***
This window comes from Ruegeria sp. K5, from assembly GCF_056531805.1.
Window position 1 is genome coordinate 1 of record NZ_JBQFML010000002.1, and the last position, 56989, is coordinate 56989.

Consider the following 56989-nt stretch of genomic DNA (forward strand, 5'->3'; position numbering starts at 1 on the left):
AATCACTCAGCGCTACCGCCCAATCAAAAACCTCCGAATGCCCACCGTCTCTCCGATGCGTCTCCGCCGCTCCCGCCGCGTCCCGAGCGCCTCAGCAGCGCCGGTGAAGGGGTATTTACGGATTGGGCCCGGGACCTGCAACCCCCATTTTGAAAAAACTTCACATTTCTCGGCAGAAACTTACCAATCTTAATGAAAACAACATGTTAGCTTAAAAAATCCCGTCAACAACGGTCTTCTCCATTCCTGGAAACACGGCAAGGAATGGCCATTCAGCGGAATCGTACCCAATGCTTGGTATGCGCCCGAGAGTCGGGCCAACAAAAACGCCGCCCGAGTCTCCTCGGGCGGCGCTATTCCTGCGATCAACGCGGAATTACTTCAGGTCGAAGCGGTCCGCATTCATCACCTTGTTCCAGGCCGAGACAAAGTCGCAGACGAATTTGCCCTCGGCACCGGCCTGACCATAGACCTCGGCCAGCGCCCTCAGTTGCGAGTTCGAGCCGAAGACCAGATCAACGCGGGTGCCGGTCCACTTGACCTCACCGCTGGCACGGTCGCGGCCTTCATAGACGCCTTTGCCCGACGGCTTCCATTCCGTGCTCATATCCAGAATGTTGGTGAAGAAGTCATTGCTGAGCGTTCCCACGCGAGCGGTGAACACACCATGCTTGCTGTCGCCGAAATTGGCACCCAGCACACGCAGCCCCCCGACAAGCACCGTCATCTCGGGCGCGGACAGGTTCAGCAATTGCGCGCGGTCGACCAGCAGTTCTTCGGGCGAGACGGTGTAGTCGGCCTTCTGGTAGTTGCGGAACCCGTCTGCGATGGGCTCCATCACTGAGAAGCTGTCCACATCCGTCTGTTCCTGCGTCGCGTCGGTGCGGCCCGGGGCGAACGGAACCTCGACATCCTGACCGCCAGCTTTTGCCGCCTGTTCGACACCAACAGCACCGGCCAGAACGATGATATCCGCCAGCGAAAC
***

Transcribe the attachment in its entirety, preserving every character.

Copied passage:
This window comes from Ruegeria sp. K5, from assembly GCF_056531805.1.
Window position 1 is genome coordinate 1 of record NZ_JBQFML010000002.1, and the last position, 56989, is coordinate 56989.

Consider the following 56989-nt stretch of genomic DNA (forward strand, 5'->3'; position numbering starts at 1 on the left):
AATCACTCAGCGCTACCGCCCAATCAAAAACCTCCGAATGCCCACCGTCTCTCCGATGCGTCTCCGCCGCTCCCGCCGCGTCCCGAGCGCCTCAGCAGCGCCGGTGAAGGGGTATTTACGGATTGGGCCCGGGACCTGCAACCCCCATTTTGAAAAAACTTCACATTTCTCGGCAGAAACTTACCAATCTTAATGAAAACAACATGTTAGCTTAAAAAATCCCGTCAACAACGGTCTTCTCCATTCCTGGAAACACGGCAAGGAATGGCCATTCAGCGGAATCGTACCCAATGCTTGGTATGCGCCCGAGAGTCGGGCCAACAAAAACGCCGCCCGAGTCTCCTCGGGCGGCGCTATTCCTGCGATCAACGCGGAATTACTTCAGGTCGAAGCGGTCCGCATTCATCACCTTGTTCCAGGCCGAGACAAAGTCGCAGACGAATTTGCCCTCGGCACCGGCCTGACCATAGACCTCGGCCAGCGCCCTCAGTTGCGAGTTCGAGCCGAAGACCAGATCAACGCGGGTGCCGGTCCACTTGACCTCACCGCTGGCACGGTCGCGGCCTTCATAGACGCCTTTGCCCGACGGCTTCCATTCCGTGCTCATATCCAGAATGTTGGTGAAGAAGTCATTGCTGAGCGTTCCCACGCGAGCGGTGAACACACCATGCTTGCTGTCGCCGAAATTGGCACCCAGCACACGCAGCCCCCCGACAAGCACCGTCATCTCGGGCGCGGACAGGTTCAGCAATTGCGCGCGGTCGACCAGCAGTTCTTCGGGCGAGACGGTGTAGTCGGCCTTCTGGTAGTTGCGGAACCCGTCTGCGATGGGCTCCATCACTGAGAAGCTGTCCACATCCGTCTGTTCCTGCGTCGCGTCGGTGCGGCCCGGGGCGAACGGAACCTCGACATCCTGACCGCCAGCTTTTGCCGCCTGTTCGACACCAACAGCACCGGCCAGAACGATGATATCCGCCAGCGAAAC